Graduation Year


Date of Submission


Document Type

Open Access Senior Thesis

Degree Name

Bachelor of Arts



Reader 1

George Batta

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© 2019 HaYun Cho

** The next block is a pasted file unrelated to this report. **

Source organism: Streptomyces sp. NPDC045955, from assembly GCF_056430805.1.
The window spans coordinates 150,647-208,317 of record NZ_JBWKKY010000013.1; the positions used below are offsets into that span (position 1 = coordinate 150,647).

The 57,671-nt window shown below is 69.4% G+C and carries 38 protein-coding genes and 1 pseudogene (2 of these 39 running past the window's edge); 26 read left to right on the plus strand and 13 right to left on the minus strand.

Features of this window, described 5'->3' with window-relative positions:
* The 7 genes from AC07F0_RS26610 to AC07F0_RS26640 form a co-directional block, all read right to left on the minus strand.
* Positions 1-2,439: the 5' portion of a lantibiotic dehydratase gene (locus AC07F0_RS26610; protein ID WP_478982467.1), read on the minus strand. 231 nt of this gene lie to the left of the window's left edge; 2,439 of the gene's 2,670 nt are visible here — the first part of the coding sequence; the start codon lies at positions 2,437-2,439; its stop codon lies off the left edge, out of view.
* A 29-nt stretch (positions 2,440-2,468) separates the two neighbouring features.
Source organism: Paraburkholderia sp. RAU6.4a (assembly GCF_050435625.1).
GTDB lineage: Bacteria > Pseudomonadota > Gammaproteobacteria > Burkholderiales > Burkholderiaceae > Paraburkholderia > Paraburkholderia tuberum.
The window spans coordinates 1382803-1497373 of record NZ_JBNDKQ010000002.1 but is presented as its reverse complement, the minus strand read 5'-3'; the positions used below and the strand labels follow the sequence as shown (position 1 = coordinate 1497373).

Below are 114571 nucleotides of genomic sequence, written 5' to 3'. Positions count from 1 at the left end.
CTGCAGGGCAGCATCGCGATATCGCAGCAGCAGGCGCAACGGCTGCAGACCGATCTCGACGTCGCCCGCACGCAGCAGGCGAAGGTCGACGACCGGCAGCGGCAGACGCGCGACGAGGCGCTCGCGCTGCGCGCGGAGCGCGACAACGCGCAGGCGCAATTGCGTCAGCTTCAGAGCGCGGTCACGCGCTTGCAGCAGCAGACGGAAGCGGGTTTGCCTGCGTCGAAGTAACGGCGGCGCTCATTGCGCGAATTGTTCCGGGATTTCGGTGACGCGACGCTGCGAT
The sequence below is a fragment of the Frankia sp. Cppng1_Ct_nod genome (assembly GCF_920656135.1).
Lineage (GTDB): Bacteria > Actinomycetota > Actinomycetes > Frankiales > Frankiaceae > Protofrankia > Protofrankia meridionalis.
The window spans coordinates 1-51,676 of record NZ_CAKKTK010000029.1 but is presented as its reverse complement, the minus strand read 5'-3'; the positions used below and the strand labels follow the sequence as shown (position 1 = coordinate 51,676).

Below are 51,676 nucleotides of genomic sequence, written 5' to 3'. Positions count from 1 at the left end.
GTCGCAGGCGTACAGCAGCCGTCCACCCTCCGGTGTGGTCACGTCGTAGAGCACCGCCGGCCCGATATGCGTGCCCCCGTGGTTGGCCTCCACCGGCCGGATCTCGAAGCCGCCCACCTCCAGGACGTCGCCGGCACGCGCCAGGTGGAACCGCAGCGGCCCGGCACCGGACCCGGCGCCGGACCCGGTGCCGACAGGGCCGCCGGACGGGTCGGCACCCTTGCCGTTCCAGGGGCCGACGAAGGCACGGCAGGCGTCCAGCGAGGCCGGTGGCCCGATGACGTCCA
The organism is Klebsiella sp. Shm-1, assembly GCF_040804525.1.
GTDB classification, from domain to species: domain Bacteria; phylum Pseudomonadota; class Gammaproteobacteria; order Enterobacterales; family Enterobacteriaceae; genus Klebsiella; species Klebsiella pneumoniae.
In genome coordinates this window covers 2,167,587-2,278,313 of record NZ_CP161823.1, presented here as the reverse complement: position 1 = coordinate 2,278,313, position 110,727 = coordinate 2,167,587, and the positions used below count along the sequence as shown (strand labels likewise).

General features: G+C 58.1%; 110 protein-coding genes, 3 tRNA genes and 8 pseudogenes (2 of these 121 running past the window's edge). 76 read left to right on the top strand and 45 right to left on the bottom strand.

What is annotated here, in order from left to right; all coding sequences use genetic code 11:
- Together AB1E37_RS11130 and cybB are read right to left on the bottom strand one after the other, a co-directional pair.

The convex pay-off structure of executive stock options (ESO) incentivizes CEOs to increase their firm stock-return volatility, thereby increasing their wealth in option portfolio. In this paper, I address two research questions. I first test if this managerial incentive induces executives to take on more risky projects in R&D that increases stock- return volatility, hence, boosting their personal wealth. I derive vega to measure managerial incentive, and vega is a dollar change in ESO for a 0.01 change in stock- return volatility. I find that there is a positive and statistically significant relationship between vega and R&D investment, which suggests that managers whose wealth is closely tied to stock options are more incentivized to invest in risky R&D projects to increase their wealth and stock-return volatility. This result is statistically significant and robust after adjusting for inflation and controlling for firm and industry-fixed effects. With this finding, I proceed to test if managerial risk-taking incentive for R&D investments translate to future earnings. Lev and Sougiannis (1996) establish that future earnings is a function of both tangible and intangible assets, and R&D increases with firm’s subsequent earnings. Since R&D spending changes with managerial incentive, I test if the interactive variable of vega and R&D has a positive effect on firm’s future earnings. I find that managerial incentive for undertaking R&D investments has a positive and statistically significant association with future earnings under industry-fixed effects specifications. When controlling for firm-fixed effects, the result yielded similar results to that of industry-fixed effects, but with less statistical significance. Lastly, for robustness check, I run the regression with a balanced panel data of tenured-CEOs, who stay with the firm for five years. I find that the result is positive and statistically significant for industry-fixed effects. However, for firm-fixed effects, I only find statistical significance at year t+k (k=3). This suggests that the realization of R&D investment to future earnings is not prevalent throughout all years when R&D decisions are made by incentivized, long-standing CEOs.